Thurs Nov 12
Had to scootch down to Main Campus to take care of some silly admin things. Which went rather quickly. So then decided to trundle forth into the big dark loud hipster coffee hangout in the snood (student hood). It’s really not so bad, but is the kinda place where they charge $5-even for a rather smallish size “large” simple chai or coffee. Reminds me of Lew’s great poem, one of my favs, though I’ve never been a drinker:
for Neil Davis, Innkeeper
At 50 cents
I can buy my second drink
with change from the first.
At 60 cents
I have to wait for my third drink
before I can buy it
with change from the first two.
At 70 cents
I have to wait for the fourth drink
before I can buy it with change.
You have left me penniless,
—Lew Welch 
Poor Lew, it was drink finally got to him, largely. That, and life. Generally speaking.
Anyway, the drink-inflation poem is particularly apt to my visiting this over-priced coffee place, as the only other times I’ve been in here, twice, were to meet-up with my beautiful friend Xy X. She was once a bar tender herself, in a distant mountain town, and some months ago, when she was exploring one of my own old happy haunting-grounds, riding a rental bike over the Golden Gate into beautiful Marin, she happened upon the country inn (still in operation) which is the unnamed setting for Lew’s 50 cent drinking poem. It’s a quaint eating establishment that has long held a special place in my heart (though not for its bar!). My fondness for the place is only tangentially connected to Lew’s poem: I met Lew before I discovered the inn, on my own steam. Didn’t realize he’d once been a regular there until later still, when I first discovered this particular juicy little poem gem of his. I think Lew’s ability to cut precise little gems like this was partly connected to his years as a carpenter–able to pound those long nails all the way down straight with two quick blows–Whap! Th’WHONK!!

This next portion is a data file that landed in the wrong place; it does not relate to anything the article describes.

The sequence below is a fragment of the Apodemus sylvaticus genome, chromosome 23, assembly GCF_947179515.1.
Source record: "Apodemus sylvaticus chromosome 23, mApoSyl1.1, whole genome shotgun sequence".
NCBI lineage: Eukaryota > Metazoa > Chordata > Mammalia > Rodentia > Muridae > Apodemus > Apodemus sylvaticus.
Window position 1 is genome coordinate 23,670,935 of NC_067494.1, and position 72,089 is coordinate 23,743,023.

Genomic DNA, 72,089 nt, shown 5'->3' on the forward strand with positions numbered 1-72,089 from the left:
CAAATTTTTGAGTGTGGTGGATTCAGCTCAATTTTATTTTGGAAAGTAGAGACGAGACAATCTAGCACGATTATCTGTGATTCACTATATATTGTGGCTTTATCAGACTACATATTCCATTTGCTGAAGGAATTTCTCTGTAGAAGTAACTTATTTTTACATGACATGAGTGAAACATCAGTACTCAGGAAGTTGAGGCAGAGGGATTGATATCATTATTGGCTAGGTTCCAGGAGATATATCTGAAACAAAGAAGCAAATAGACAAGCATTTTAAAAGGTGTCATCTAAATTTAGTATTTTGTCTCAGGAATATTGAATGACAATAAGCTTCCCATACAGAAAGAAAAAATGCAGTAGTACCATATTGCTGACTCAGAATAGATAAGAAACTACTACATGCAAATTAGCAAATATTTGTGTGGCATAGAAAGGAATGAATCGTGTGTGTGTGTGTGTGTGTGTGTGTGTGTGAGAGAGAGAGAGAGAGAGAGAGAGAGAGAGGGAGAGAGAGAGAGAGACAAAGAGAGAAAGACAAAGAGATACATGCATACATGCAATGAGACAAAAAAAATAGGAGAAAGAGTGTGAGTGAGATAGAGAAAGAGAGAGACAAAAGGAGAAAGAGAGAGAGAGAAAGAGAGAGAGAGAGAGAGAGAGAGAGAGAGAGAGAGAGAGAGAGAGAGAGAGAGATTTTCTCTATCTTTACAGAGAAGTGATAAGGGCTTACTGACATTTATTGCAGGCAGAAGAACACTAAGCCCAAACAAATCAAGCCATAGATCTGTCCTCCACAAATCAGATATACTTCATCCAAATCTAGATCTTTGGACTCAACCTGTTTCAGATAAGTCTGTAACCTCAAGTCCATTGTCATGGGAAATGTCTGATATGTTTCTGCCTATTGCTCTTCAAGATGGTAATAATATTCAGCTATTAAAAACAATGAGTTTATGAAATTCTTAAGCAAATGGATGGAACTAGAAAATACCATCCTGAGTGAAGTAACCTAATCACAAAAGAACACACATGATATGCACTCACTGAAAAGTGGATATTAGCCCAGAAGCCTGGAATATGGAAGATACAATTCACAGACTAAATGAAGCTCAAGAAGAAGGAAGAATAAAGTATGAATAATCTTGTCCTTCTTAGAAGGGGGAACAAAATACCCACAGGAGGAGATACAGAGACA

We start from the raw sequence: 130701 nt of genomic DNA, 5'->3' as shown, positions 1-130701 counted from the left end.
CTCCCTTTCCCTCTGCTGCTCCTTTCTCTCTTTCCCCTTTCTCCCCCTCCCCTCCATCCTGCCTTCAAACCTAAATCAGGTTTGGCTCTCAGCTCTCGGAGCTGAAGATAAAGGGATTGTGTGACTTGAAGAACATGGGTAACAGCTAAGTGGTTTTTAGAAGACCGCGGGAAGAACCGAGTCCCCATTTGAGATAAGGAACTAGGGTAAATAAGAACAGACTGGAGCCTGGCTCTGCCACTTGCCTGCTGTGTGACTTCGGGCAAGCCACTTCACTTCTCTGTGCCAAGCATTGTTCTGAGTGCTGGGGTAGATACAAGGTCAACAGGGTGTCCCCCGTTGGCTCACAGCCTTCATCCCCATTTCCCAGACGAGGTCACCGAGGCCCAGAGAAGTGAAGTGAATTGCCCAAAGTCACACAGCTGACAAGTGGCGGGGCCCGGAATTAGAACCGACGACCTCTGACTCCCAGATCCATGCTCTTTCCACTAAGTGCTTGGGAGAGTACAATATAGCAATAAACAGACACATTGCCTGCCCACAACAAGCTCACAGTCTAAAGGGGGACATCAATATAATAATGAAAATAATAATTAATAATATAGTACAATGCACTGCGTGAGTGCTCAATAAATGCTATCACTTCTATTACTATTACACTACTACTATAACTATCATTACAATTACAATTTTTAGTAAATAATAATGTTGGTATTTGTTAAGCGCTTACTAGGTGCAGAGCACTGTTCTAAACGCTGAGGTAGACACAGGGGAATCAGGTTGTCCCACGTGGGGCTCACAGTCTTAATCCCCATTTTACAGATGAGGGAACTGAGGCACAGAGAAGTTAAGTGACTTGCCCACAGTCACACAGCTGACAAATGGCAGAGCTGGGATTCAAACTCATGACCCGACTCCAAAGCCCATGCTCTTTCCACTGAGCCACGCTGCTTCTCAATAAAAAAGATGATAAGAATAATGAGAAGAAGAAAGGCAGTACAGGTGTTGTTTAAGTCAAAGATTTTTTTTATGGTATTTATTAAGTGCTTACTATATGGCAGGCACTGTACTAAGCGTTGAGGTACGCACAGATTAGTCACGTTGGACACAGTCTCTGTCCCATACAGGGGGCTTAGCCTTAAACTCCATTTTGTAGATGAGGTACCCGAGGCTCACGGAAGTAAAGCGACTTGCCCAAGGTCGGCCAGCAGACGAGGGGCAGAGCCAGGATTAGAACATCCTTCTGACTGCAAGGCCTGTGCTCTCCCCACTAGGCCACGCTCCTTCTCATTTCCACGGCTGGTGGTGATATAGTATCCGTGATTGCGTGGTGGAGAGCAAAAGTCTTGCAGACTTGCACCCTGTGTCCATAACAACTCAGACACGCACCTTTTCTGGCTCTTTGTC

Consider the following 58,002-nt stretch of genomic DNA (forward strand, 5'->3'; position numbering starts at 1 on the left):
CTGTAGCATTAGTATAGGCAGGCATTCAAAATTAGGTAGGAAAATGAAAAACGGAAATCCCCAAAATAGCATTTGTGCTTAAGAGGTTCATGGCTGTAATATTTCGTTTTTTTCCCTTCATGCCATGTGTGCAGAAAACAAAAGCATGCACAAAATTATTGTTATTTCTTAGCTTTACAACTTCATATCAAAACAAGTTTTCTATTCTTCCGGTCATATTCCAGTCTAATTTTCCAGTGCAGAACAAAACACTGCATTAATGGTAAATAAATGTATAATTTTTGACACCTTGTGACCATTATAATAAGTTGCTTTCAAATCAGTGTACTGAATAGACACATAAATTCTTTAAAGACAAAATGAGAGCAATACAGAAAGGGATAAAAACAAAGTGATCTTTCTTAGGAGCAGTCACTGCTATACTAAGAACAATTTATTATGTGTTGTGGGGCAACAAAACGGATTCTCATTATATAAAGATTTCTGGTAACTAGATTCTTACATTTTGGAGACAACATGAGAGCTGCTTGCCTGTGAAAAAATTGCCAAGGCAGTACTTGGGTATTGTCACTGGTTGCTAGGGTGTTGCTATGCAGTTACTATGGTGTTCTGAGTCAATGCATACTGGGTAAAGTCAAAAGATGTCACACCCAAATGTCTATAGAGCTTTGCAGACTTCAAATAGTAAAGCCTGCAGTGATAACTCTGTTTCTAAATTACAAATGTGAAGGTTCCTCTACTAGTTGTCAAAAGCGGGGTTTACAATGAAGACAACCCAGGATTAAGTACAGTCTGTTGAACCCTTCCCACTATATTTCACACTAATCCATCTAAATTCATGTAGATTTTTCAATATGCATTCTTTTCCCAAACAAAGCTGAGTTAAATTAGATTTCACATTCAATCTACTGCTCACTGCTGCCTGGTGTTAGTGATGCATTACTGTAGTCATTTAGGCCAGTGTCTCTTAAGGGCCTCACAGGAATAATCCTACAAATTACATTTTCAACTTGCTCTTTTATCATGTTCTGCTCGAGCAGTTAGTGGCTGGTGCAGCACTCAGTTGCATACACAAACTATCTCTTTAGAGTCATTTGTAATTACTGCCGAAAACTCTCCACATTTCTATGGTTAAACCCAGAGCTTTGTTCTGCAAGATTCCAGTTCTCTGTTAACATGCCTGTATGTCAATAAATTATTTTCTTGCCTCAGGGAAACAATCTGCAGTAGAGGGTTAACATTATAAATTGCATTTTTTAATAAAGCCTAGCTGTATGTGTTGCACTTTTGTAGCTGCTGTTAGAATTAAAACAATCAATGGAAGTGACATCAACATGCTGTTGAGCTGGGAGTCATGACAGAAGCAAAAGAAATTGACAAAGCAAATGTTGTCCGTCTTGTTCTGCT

The poem appears in Lew’s posthumous volume of collected poems:
Ring of Bone: Collected Poems (New & Expanded Edition)
Foreword by Gary Snyder
published by City Lights, San Francisco